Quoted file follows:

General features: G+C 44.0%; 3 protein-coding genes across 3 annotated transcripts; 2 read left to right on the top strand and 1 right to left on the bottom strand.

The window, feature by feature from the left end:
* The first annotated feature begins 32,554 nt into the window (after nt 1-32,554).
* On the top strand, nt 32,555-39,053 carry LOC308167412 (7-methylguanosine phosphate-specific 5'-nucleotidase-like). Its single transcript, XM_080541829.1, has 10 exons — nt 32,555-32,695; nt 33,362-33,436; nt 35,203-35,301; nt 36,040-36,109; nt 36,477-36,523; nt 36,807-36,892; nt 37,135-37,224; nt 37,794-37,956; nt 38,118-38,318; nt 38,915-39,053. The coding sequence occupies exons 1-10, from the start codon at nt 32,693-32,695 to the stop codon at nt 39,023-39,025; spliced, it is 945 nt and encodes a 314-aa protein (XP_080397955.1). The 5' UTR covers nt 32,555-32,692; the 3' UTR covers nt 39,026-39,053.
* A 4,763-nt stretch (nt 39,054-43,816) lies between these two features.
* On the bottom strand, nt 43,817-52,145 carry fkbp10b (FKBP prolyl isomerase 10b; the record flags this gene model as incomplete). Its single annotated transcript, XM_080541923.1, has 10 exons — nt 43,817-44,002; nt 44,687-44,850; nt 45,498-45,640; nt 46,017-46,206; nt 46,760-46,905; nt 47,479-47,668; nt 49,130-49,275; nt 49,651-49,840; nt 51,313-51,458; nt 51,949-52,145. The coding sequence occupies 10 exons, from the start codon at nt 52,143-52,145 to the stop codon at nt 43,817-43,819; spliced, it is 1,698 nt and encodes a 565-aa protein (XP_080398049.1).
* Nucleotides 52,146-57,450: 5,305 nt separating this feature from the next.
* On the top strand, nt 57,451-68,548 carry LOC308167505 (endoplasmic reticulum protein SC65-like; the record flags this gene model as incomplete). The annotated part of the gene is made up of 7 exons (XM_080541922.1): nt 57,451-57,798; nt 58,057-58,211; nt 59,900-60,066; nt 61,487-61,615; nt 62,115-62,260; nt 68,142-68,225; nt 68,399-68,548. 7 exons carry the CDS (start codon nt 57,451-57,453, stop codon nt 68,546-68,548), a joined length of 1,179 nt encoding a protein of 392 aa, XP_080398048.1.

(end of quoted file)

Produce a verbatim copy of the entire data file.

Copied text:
General features: G+C 44.0%; 3 protein-coding genes across 3 annotated transcripts; 2 read left to right on the top strand and 1 right to left on the bottom strand.

The window, feature by feature from the left end:
* The first annotated feature begins 32,554 nt into the window (after nt 1-32,554).
* On the top strand, nt 32,555-39,053 carry LOC308167412 (7-methylguanosine phosphate-specific 5'-nucleotidase-like). Its single transcript, XM_080541829.1, has 10 exons — nt 32,555-32,695; nt 33,362-33,436; nt 35,203-35,301; nt 36,040-36,109; nt 36,477-36,523; nt 36,807-36,892; nt 37,135-37,224; nt 37,794-37,956; nt 38,118-38,318; nt 38,915-39,053. The coding sequence occupies exons 1-10, from the start codon at nt 32,693-32,695 to the stop codon at nt 39,023-39,025; spliced, it is 945 nt and encodes a 314-aa protein (XP_080397955.1). The 5' UTR covers nt 32,555-32,692; the 3' UTR covers nt 39,026-39,053.
* A 4,763-nt stretch (nt 39,054-43,816) lies between these two features.
* On the bottom strand, nt 43,817-52,145 carry fkbp10b (FKBP prolyl isomerase 10b; the record flags this gene model as incomplete). Its single annotated transcript, XM_080541923.1, has 10 exons — nt 43,817-44,002; nt 44,687-44,850; nt 45,498-45,640; nt 46,017-46,206; nt 46,760-46,905; nt 47,479-47,668; nt 49,130-49,275; nt 49,651-49,840; nt 51,313-51,458; nt 51,949-52,145. The coding sequence occupies 10 exons, from the start codon at nt 52,143-52,145 to the stop codon at nt 43,817-43,819; spliced, it is 1,698 nt and encodes a 565-aa protein (XP_080398049.1).
* Nucleotides 52,146-57,450: 5,305 nt separating this feature from the next.
* On the top strand, nt 57,451-68,548 carry LOC308167505 (endoplasmic reticulum protein SC65-like; the record flags this gene model as incomplete). The annotated part of the gene is made up of 7 exons (XM_080541922.1): nt 57,451-57,798; nt 58,057-58,211; nt 59,900-60,066; nt 61,487-61,615; nt 62,115-62,260; nt 68,142-68,225; nt 68,399-68,548. 7 exons carry the CDS (start codon nt 57,451-57,453, stop codon nt 68,546-68,548), a joined length of 1,179 nt encoding a protein of 392 aa, XP_080398048.1.